I always write my Christmas novellas in July, and they release about fifteen months later. So I’ve already written next year’s Christmas novella and it might be my favorite ones so far. It’s called Christmas at Harrington’s and it has some very fun twists and turns. As usual, I start the character out with some major challenges—much more so than usual this time—and yet by the time the story ends…well, I guess I can’t tell you what happens. I’ll just say that I had a good time with that book.

3. Was there or is there a special dog in your life that spurred the idea for The Christmas Dog?

Long ago, when our boys were preschool age, we were asked to doggy-sit by an international college student we’d befriended. She said it would only be for a week, but we ended up with that dog for sixteen years. She’d rescued the scruffy little mutt from the streets and named him Prince. And although he looked nothing like a “prince” he turned out to be A Prince Among Dogs (and actually has a book named after him). He was probably the inspiration for the dog in the book.

4. Do you have a special Christmas memory that stands out as extra-special?
When I was a little girl, Oregon experienced a major flood one December, right before Christmas. The flood was so devastating and widespread that it closed businesses and roads and made the holidays miserable for a lot of people. Because my mother was single, the need of an extended family (particularly during the holidays) was extreme. But my sister and I talked our mom into making the three hour trek to our grandparents, where we actually drove through a flooded river (watching a VW bug floating away) to get there. Then, once we were there, my grandfather told us that due to the flood we couldn’t go to the woods to get the usual tree. Naturally, this was a huge disappointment. But with a twinkle in his eyes, Grandpa took us out to the front yard where he proceeded to chop down one of his own beautiful holly trees. Decorating the tree was a prickly affair that year, but the end results were stunning. Worried that he’d be sorry about chopping down his tree, I later asked him about the sacrificed holly tree and he informed me that the city had told him to remove the holly trees from the parking strip because they obstructed the view for traffic.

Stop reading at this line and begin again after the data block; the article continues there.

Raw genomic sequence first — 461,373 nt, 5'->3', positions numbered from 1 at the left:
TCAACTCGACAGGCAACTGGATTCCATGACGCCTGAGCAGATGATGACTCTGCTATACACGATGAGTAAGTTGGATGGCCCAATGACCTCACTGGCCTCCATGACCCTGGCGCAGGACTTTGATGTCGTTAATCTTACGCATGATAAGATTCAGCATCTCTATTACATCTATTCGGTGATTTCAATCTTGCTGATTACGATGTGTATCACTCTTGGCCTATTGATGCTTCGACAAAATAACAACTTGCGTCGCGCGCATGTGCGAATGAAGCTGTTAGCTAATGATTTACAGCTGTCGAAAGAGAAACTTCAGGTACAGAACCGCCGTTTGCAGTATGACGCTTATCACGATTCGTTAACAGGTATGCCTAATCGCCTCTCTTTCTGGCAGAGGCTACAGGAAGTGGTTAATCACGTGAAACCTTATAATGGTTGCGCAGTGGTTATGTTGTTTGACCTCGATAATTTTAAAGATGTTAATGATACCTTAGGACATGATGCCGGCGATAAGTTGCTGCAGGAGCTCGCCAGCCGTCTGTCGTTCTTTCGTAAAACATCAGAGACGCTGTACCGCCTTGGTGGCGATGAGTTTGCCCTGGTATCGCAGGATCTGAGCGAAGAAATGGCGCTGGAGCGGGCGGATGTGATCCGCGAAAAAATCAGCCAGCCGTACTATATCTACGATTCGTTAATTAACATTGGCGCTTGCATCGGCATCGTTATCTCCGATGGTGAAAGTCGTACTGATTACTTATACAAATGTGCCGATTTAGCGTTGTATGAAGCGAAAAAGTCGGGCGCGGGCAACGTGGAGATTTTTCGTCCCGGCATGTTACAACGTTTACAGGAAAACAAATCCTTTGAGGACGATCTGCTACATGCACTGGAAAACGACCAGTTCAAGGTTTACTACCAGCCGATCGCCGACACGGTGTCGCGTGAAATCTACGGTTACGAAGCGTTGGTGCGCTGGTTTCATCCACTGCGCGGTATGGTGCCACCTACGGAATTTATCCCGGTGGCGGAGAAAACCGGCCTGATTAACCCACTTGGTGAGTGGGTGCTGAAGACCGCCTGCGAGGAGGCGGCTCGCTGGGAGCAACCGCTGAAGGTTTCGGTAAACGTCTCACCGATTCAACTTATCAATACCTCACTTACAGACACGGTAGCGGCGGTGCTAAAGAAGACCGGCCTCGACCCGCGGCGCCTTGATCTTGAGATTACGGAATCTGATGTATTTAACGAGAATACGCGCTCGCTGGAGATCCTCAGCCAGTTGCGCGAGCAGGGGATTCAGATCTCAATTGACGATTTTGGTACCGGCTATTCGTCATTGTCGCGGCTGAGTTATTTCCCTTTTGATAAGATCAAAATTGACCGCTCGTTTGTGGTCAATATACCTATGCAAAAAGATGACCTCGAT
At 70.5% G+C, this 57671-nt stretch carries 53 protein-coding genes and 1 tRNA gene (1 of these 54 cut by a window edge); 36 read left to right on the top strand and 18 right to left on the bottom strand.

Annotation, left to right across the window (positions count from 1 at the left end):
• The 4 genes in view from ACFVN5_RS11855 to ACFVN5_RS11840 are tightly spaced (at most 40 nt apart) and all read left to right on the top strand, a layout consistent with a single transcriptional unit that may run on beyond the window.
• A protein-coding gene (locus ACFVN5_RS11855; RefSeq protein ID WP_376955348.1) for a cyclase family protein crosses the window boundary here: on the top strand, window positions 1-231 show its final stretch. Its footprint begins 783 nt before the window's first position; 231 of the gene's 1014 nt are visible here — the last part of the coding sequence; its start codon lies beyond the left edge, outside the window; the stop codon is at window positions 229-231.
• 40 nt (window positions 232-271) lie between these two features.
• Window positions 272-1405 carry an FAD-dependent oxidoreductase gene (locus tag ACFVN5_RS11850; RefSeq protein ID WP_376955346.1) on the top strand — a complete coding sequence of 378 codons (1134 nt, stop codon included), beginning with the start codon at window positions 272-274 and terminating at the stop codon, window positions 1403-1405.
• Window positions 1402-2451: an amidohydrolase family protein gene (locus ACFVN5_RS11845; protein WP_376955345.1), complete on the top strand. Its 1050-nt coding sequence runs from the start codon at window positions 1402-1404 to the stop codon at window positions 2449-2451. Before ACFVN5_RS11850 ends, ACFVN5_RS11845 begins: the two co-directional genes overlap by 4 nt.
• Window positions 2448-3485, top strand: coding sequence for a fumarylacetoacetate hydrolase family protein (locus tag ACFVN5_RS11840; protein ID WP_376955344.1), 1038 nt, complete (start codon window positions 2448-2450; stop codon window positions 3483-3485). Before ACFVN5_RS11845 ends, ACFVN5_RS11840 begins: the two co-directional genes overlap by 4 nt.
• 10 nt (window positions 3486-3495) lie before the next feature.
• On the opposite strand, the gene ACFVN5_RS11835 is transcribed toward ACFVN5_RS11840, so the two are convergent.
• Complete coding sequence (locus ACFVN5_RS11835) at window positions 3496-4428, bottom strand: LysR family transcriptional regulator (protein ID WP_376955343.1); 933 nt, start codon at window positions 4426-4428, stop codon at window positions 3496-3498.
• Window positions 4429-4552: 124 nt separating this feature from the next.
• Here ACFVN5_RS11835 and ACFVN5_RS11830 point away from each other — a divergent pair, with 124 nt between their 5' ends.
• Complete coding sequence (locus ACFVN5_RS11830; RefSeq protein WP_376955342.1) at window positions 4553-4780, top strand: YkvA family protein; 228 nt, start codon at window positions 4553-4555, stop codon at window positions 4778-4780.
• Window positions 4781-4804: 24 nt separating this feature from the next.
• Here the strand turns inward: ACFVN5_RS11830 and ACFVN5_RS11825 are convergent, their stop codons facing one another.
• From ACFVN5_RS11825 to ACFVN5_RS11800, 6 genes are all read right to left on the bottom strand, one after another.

5. Do you have a favorite Christmas tradition that you can share?
My favorite tradition is simply being with family and friends. Does it get any better than that? But because my husband’s birthday is also on Christmas Day, and because he got tired of having turkey for his birthday every year, I asked him what he’d prefer. “Lasagna,” he proclaimed. So for the last fifteen years, we’ve had lasagna on Christmas Day and everyone seems to enjoy it more than turkey.

Dan Walsh is author of "The Unfinished Gift," received 4.5 Stars/Top Pick from RT Book Reviews, and has "The Homecoming" (Revell) coming out in June of 2010. His websites are: and Below is an interview with him:

1. When writing this book, why didn't you choose to make the war the one in Iraq? Was there something special about WWII?